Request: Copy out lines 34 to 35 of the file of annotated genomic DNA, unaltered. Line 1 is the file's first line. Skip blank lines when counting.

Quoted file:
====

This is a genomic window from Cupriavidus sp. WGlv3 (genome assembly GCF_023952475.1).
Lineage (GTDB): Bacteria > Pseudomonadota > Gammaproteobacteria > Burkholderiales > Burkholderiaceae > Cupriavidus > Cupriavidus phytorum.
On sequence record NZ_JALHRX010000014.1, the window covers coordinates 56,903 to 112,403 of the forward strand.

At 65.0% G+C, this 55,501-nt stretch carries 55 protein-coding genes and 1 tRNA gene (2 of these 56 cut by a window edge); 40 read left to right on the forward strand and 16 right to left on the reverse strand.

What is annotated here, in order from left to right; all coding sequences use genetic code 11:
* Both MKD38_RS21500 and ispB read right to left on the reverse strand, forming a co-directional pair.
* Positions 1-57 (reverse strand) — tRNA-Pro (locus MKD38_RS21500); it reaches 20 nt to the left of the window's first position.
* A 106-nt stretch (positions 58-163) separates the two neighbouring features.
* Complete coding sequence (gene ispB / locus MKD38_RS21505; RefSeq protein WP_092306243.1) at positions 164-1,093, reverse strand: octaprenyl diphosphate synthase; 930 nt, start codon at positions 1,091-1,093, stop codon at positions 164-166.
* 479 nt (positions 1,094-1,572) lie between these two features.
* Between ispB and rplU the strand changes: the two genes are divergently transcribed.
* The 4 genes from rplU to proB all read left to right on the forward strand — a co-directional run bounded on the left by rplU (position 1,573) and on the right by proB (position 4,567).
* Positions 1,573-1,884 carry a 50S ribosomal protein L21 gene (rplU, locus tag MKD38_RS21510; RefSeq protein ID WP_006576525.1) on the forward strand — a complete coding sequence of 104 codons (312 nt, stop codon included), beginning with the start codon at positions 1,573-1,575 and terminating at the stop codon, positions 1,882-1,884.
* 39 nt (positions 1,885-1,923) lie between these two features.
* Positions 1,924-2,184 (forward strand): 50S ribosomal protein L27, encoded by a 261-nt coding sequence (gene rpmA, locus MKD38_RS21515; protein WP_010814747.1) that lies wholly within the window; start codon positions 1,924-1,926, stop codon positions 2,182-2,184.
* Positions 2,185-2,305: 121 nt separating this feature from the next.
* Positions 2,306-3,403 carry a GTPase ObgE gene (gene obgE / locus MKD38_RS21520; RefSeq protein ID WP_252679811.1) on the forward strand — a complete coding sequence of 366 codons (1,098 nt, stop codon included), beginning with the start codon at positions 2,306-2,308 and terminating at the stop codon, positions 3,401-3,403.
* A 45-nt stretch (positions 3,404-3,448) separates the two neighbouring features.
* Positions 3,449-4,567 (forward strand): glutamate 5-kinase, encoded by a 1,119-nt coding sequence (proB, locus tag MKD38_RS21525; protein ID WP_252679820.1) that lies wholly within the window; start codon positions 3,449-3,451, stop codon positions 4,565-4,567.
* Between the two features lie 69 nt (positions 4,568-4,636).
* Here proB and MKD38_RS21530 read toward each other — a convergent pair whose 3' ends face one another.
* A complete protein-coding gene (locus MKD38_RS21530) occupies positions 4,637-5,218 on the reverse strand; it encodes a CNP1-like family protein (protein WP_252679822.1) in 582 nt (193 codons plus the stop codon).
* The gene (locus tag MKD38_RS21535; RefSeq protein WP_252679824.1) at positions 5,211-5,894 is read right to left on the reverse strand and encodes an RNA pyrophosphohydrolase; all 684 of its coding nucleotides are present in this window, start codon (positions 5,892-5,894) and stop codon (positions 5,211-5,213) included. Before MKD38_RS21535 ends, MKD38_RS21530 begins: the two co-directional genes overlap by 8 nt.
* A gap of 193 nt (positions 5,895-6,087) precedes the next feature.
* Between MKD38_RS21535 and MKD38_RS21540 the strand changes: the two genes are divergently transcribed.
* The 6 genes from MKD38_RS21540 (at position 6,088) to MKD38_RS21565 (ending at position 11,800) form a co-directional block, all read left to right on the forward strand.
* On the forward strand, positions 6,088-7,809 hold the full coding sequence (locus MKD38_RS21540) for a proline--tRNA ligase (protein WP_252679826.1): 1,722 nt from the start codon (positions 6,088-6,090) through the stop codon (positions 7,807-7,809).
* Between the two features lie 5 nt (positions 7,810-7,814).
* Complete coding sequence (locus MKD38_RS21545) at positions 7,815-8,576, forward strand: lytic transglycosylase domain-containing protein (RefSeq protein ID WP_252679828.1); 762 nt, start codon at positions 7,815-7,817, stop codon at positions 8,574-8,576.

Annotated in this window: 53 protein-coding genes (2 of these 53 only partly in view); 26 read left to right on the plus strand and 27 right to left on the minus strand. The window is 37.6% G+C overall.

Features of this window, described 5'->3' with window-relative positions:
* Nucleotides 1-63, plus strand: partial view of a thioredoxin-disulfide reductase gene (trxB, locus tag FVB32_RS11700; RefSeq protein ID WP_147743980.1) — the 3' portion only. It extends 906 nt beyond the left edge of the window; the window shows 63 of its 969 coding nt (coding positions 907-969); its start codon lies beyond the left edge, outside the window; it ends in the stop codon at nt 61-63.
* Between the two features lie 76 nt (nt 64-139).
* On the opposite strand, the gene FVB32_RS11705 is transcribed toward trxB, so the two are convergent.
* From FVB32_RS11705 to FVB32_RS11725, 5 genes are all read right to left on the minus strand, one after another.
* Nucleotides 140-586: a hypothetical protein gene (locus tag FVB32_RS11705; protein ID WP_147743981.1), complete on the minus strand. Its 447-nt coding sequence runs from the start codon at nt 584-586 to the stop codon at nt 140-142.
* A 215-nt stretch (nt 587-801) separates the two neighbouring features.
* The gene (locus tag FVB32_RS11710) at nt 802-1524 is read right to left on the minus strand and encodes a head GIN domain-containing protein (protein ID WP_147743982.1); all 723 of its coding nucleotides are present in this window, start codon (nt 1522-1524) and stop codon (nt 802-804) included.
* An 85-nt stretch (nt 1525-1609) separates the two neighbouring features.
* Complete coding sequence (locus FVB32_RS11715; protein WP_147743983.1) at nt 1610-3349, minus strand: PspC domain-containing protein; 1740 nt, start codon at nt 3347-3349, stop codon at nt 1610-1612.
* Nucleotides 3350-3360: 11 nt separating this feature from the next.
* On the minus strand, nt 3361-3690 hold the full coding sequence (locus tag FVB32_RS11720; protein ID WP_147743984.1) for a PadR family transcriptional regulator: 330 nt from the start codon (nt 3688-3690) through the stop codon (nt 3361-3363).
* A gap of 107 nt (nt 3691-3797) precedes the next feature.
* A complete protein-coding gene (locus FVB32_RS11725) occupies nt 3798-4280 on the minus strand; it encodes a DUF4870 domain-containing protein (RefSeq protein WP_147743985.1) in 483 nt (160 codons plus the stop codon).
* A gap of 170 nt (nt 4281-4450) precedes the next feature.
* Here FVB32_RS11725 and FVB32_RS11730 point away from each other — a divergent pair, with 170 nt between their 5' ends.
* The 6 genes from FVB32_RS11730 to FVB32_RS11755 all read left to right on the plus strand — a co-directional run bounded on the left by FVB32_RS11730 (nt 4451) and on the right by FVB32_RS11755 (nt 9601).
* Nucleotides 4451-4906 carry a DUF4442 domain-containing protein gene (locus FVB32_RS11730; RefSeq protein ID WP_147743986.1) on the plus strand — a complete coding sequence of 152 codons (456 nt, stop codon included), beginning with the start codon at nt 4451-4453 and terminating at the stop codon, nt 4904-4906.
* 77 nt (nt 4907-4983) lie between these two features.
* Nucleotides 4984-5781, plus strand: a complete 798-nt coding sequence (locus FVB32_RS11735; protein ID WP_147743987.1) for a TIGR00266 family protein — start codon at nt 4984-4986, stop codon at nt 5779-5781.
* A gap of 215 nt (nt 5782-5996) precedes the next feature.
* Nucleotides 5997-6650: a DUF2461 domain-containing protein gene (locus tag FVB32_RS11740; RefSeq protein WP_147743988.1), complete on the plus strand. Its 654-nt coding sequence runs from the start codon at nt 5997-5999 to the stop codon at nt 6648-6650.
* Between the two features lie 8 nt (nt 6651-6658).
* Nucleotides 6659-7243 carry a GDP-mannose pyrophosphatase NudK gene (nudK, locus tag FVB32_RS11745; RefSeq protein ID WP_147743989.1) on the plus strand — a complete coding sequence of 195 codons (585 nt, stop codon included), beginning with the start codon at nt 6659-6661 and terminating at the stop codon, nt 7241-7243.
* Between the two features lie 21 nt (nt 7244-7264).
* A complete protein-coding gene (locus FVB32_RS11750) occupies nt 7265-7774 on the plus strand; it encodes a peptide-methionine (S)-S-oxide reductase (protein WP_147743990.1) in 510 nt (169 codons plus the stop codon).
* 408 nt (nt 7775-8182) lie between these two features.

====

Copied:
* On the opposite strand, the gene FVB32_RS11705 is transcribed toward trxB, so the two are convergent.
* From FVB32_RS11705 to FVB32_RS11725, 5 genes are all read right to left on the minus strand, one after another.